I’m on a mission. That mission is to make people more aware of the impact of shopping locally. That is why I joined America Unchained, a national campaign of the American Business Alliance, which will be taking place tomorrow, Saturday November 17th. The goal is to encourage citizens to do any business they plan to do on that day only at locally owned independent businesses. Many people do not realize the impact this would have on their entire community. Only 13% of dollars spent with chains circulates locally, while 45% of dollars spent with hometown businesses circulates locally* . In a small town, such as the one where we live and work, many people drive to other cities half an hour or more away to do their shopping in the malls and discount stores. Leaving the county to shop or shopping online helps our community even less.
In order to show the impact shopping locally would have on our community, I decided to use the actual dollar amounts instead of just the percentages. To get those numbers, I contacted the executive director of our county’s Economic Development Corporation. This is where the story gets interesting.
He believes part of a shop locally effort should address a few issues, which I will now attempt to do.
1. The hours that the local businesses are open vs. the work location of their customers. “…For example, a mechanic or dry cleaner that closes at noon for lunch will not get customers to come in on their lunch hour. A business that closes at 5:00 won’t see people that work (outside of our community) until 5:00. There are 6,500 people that leave (our community) each day for work in another community. Some (community) businesses recognize that but most don’t…”
Since I always have something to say, I have two comments to make about this statement. First is the most obvious. 6,500 people leaving our community to work in another is exactly why we should be supporting local businesses. If there were more thriving businesses in our community more jobs would be created and less people would have to go elsewhere to find work. The second is the fact that unlike big box stores, independent businesses, for the most part, do not need to guess at their customers needs. They actually listen to what their customers have to say and adjust their business to those needs to the best of their ability. In short, they open when the customers in the past have shopped and close when the customers leave.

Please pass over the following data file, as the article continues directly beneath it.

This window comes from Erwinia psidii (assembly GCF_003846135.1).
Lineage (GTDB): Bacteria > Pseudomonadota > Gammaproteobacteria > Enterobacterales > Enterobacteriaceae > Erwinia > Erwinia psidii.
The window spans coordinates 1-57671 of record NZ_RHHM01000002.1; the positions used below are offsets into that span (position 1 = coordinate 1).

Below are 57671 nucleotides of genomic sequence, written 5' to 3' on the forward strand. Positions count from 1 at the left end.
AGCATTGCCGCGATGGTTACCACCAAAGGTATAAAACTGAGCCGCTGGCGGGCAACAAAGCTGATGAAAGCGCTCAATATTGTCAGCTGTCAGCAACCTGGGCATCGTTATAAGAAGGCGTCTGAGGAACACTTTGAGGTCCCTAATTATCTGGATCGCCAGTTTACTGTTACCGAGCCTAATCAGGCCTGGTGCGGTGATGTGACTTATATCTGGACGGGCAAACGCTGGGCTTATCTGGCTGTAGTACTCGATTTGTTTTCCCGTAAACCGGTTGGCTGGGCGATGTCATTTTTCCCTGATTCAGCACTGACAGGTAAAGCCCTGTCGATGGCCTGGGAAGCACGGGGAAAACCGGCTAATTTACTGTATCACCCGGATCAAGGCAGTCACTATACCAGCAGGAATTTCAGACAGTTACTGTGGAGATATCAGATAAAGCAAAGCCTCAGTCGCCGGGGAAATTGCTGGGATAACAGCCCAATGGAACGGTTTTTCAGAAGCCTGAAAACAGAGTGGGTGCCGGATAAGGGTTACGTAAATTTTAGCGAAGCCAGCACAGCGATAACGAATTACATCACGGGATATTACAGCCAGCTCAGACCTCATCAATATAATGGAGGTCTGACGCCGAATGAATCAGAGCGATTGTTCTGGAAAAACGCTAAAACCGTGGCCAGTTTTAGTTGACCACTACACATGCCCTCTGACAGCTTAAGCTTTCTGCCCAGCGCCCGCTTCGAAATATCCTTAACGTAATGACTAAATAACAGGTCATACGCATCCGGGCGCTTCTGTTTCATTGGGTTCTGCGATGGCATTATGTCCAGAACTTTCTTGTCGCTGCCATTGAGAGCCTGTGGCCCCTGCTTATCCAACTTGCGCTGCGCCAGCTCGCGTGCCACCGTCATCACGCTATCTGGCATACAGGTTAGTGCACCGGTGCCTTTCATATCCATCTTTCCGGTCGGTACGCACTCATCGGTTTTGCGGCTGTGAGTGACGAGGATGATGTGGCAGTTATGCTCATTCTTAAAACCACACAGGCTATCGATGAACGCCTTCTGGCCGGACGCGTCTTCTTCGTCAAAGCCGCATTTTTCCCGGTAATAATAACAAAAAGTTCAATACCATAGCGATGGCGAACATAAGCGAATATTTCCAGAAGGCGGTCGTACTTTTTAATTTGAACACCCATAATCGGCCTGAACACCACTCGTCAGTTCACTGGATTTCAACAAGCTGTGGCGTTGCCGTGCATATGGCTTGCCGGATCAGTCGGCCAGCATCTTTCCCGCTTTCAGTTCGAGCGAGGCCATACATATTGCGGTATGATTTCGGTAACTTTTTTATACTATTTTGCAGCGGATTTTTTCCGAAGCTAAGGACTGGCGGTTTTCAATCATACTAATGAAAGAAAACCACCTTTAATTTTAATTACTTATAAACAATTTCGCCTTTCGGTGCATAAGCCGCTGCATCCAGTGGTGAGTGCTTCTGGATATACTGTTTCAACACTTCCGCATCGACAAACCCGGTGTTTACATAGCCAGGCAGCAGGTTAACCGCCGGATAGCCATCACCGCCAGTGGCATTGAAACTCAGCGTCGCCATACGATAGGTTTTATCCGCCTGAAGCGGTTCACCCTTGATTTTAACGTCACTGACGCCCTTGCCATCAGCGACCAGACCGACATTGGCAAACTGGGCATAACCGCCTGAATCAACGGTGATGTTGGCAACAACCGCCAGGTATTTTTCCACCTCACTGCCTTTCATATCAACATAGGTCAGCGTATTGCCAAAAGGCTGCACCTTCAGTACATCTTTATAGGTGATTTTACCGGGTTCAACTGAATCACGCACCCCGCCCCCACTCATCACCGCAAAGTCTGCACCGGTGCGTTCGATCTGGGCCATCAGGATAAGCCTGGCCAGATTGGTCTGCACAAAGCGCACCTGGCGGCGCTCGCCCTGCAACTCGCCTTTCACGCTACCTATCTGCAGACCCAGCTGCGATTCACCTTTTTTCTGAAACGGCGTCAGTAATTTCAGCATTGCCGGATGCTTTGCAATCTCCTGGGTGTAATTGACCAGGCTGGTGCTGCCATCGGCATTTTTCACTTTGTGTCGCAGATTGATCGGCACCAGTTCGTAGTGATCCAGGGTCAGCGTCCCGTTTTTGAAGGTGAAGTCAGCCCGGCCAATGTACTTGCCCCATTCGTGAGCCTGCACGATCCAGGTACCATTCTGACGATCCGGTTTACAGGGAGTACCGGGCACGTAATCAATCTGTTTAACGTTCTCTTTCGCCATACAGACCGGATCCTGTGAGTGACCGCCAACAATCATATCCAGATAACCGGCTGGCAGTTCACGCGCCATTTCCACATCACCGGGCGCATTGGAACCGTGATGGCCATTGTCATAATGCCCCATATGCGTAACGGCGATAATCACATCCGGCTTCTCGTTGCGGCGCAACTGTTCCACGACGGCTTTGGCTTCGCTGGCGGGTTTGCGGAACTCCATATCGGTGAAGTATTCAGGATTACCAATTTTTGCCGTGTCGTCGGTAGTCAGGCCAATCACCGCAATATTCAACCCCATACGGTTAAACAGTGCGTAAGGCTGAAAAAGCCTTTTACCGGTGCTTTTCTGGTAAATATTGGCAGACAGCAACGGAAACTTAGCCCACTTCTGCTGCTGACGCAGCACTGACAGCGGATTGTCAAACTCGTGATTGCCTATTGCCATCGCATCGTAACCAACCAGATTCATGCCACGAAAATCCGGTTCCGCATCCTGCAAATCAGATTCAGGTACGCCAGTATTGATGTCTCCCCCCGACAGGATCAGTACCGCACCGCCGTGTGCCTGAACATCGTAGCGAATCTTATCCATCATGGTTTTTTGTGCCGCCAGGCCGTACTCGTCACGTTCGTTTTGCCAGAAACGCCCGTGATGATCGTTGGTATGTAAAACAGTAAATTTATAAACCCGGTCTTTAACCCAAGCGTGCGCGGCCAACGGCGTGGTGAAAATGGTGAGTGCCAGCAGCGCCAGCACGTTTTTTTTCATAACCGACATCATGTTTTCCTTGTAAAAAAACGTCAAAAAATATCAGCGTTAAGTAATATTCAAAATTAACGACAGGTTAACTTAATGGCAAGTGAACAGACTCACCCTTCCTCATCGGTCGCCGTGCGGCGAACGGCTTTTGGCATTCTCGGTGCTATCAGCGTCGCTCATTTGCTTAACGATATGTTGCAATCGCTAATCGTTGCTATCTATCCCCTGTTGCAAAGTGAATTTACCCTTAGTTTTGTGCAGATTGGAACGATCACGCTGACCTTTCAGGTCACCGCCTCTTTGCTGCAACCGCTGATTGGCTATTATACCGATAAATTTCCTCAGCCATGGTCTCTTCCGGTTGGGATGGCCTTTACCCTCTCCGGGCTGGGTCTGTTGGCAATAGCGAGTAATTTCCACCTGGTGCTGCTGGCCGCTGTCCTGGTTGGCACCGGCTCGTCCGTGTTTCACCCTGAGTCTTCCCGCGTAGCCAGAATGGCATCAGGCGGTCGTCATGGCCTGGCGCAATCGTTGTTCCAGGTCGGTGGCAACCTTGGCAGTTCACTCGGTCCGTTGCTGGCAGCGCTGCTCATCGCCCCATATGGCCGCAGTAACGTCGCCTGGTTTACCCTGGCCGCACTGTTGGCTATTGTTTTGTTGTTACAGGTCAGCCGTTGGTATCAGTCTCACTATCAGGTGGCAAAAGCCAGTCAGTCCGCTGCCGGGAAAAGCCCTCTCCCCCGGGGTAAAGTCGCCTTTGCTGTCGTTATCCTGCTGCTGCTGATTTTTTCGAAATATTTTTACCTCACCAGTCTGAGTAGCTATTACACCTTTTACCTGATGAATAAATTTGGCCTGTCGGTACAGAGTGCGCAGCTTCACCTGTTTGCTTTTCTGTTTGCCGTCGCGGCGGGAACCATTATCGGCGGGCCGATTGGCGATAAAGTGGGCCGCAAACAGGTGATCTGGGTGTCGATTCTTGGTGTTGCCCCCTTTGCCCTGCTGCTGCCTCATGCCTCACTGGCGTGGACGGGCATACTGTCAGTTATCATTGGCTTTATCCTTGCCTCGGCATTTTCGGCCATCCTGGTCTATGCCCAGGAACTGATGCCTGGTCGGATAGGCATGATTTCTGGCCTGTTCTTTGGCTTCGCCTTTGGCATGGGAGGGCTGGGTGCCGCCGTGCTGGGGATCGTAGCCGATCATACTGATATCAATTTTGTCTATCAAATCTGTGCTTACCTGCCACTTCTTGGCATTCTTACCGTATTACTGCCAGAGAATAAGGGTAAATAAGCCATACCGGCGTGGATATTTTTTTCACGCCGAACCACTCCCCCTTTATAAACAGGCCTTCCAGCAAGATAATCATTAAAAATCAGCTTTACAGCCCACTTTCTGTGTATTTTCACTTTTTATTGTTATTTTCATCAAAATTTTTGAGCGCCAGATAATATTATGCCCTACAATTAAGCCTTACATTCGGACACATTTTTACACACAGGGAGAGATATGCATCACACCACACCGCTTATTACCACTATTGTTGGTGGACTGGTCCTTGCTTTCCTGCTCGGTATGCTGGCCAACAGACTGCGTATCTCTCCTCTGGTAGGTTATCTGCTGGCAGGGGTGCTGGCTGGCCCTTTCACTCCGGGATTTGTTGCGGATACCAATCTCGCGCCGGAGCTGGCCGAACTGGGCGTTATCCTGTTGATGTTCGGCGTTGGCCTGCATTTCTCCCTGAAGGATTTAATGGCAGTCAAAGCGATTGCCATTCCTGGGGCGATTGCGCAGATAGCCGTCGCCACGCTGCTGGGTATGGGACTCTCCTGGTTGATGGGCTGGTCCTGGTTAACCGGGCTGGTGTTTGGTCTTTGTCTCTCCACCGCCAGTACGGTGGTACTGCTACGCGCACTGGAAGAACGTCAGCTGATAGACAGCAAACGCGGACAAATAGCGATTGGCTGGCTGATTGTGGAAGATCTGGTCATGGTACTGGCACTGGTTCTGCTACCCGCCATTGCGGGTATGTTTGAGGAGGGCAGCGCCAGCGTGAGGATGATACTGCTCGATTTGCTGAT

2. “The customer won’t shop here if the retail selection doesn’t meet their needs”
Independent businesses are no different than any other business when it comes to this point. The fact is no store can carry every product. Unlike the malls, though, most independent retail stores are willing and able to special order what their customers need. As a bookstore, we can order just about any book in print and have it in the store usually within a week. The orders we place for our customers do affect our future inventory as well. If you, as a customer, stop in our store looking for your favorite author, whom we don’t normally carry since he/she is not a big seller in our area, you can order the book and usually have it within a week. If you stop in to order every time that author comes out with a new book, pretty soon you will no longer have to order. Why? Because we are a small business and we know our customers! Before long we will automatically order that author’s newest book, even if you are the only customer that has ever purchased one, because we know you will be stopping in for it. Do the big box stores do that for only one customer?
3. “ Most customers won’t shop locally just as a matter of community pride”
It will come as no surprise to you that I disagree with this statement as well. Our community recently completed a street scape project to beautify Main Street. What purpose would there be to this type of project other than community pride? Shopping local is about so much more than community pride, though. It is about giving back to the community where we live. It is about helping our police and fire departments, about repairing our roads and keeping our parks beautiful. It is about supporting youth football and little league, giving to the schools and the libraries. Imagine what your community could do with 32% more in their budget!
I believe I addressed all of the issues I was asked to address. Now I have one question of my own which I hope someone out there can answer for me.
If our Executive Director of Economic Development can so easily come up with three reasons why the citizens in our county should NOT support our local businesses, is this really the right person to be in that position?